Bolivia Photo.

March, 2006

Tiwanaku started as a small town in about 1,000 BC. It grew over the years to become the center of a powerful empire that controlled much of present day Bolivia, northern Chile, southern Peru, and parts of Argentina. It's economy was based on an agricultural system that used elaborate raised planting beds (sukakullos) to produce huge crops in what is now an arid plain. It is estimated that the Tiwanaku farmers produced 7 times as much food per hectare as farmers produce on the same land today. The population of the city is believed to have reached 50,000, with another 100,000 living in the surrounding countryside.

Around 1,000 AD, the Tiwanaku empire collapsed, probably as the result of a long drought. Over a period of 50 years, the population died or moved away, and the empire disappeared. When the Spanish arrived, most of the buildings were still intact, but the discovery of gold artifacts in the buildings led to their destruction. The Spanish issued licenses to loot the site, much like the mining licenses they issued throughout the region. In later years, the best statues were taken away for sale to museums in the US and Europe. Many of the stones were used to build new buildings, or were dynamited to produce crushed rock for railroad ballast.

Today, the modern town of Tiwanaku is small and quiet (see the panorama above). There is little left of the ancient city, and only a small portion that has been excavated. The few remaining stone idols have been gathered in a museum at the site (see photo #1, at left). There are a number of other kinds of stone carvings on display. The museum also contains many examples of pottery, dating from throughout the occupation of the area. The changing pottery designs are used to identify the different eras of Tiwanaku civilization. We started our visit in the museum, then moved on to the excavations nearby.

— Akapana

Our first stop was the 7-tiered earth pyramid of Akapana. Each terrace was faced with stone to create a platform. Only a small portion of the lowest level has been excavated (photo #2). It is likely that much of the stone has been lost forever.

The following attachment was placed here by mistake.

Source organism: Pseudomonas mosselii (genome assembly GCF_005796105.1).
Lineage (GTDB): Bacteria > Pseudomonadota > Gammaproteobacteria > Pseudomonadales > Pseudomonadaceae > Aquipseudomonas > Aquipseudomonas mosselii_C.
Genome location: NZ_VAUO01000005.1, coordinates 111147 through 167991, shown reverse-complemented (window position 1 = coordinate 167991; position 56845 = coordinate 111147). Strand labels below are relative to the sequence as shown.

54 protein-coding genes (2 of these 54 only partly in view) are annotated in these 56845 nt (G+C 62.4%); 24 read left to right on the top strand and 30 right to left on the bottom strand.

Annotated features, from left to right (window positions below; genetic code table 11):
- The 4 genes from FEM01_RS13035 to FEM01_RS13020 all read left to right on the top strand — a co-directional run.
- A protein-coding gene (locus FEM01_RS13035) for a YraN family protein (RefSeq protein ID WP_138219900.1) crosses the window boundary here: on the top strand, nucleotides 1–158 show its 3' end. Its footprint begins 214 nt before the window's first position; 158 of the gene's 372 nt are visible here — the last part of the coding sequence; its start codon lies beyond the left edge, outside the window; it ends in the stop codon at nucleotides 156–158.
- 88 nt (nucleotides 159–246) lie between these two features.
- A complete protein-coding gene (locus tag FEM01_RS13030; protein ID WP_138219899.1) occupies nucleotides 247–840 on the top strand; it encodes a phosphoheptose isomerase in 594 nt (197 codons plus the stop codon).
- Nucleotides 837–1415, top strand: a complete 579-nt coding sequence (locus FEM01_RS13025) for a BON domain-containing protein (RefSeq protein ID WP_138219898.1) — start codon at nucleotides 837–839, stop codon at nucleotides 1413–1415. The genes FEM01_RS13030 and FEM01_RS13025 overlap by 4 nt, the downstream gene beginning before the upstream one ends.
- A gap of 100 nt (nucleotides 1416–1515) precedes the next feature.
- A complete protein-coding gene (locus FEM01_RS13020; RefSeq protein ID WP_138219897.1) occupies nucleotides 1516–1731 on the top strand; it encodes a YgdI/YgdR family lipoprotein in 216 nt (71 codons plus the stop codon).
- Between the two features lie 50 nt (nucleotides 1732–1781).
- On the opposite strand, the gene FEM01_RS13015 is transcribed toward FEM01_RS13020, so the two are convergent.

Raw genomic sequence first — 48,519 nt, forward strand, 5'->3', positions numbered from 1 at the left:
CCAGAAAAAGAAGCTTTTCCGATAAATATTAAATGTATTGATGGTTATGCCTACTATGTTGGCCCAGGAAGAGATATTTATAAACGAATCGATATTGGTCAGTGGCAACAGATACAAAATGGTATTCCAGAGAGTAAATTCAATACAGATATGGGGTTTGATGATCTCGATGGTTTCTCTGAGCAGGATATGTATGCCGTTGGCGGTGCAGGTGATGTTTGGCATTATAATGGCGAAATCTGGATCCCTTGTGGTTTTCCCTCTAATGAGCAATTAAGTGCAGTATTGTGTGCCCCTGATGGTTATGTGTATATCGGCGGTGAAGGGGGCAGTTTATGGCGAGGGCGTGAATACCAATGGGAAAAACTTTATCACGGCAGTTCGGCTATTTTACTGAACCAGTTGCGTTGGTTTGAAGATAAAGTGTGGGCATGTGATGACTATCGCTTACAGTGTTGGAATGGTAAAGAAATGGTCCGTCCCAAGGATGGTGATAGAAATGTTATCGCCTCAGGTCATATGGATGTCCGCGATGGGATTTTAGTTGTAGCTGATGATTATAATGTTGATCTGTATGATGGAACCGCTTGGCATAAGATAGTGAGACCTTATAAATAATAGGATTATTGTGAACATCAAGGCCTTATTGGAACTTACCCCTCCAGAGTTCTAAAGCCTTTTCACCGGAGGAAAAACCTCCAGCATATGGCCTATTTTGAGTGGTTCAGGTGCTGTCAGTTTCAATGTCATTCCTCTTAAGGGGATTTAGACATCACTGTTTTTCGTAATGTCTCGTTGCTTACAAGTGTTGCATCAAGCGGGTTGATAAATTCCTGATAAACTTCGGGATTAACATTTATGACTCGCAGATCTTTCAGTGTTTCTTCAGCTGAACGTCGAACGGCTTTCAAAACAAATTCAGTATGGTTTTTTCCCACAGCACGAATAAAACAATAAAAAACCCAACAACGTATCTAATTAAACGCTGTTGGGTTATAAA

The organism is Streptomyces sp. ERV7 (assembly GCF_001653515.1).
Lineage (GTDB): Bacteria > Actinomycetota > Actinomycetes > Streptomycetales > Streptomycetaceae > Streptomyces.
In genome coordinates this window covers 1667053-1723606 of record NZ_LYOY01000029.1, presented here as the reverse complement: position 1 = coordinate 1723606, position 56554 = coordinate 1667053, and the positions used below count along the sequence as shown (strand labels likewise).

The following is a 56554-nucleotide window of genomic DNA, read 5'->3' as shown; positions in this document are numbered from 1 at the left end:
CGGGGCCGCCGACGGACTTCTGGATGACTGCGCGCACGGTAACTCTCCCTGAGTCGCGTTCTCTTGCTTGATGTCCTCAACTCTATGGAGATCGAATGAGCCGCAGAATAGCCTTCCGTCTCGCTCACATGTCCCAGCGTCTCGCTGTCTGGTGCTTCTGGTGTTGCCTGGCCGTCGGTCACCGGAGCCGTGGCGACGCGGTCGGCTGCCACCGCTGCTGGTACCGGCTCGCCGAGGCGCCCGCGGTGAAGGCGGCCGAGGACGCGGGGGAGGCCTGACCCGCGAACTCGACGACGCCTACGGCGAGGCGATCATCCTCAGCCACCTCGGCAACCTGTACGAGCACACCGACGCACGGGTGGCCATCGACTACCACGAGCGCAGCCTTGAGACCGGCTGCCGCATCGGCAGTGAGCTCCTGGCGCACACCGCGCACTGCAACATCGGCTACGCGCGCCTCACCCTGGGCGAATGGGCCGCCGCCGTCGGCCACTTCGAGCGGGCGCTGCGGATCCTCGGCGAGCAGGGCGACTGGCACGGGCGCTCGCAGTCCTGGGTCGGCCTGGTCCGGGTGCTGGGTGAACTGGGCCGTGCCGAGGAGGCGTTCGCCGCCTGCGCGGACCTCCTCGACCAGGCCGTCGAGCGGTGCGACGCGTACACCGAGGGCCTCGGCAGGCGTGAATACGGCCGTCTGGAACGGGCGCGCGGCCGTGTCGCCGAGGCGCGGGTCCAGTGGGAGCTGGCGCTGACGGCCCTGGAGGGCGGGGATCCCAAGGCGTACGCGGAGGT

It is believed that Akapana was built as an imitation of a sacred mountain. It may have contained water channels and cisterns to represent rivers and lakes on the mountain. Whatever its purpose, it was a huge undertaking to build, particularly at this altitude. Just walking up to the top was a major undertaking for us. Jim felt as though he was aging as he climbed. It was worth the effort though; we got a great view from the top.

— Kalasasaya

Our next stop was Kalasasaya, a walled temple compound that has been well excavated (photo #3). The walls are impressive, including tall megalithic stones that required a lot of muscle to move and raise into position. The name Kalasasaya means "standing stones" in the Aymara language. Surprisingly, it does not refer to these megaliths in the temple walls. The "standing stones" were the many carved statues that once dominated the site. All but two of the statues have been removed over the years. The most impressive of these last carvings is a human-like figure standing in the center of the temple. It can be seen framed by the entrance door as you approach.

— Semi-Subterranean Temple

Finally, we stepped down into the Semi-Subterranean Temple, a sort of sunken patio. The walls of the Temple are lined with nearly 200 carved stone heads (photo #4). It is believed that the heads represent the gods of the many cultures that were defeated and absorbed into the Tiwanaku empire. Placing them in the recessed space was meant to show that these gods had submitted to the power of Tiwanaku. It may be that some or all of the stone figures were actually taken from the defeated peoples and had once been worshiped by them.

After our visit to Tiwanaku, we continued on to Copacabana and Lake Titicaca. It is hard to express how interesting and beautiful Bolivia can be, or how difficult it was for us to do anything in the thin air at that altitude. The lack of oxygen really hampered our enjoyment of the sights and activities around us. We have never found travel to be so physically difficult. We should have gone to Bolivia when we were younger!!

— return to the 2006 Journal Archive.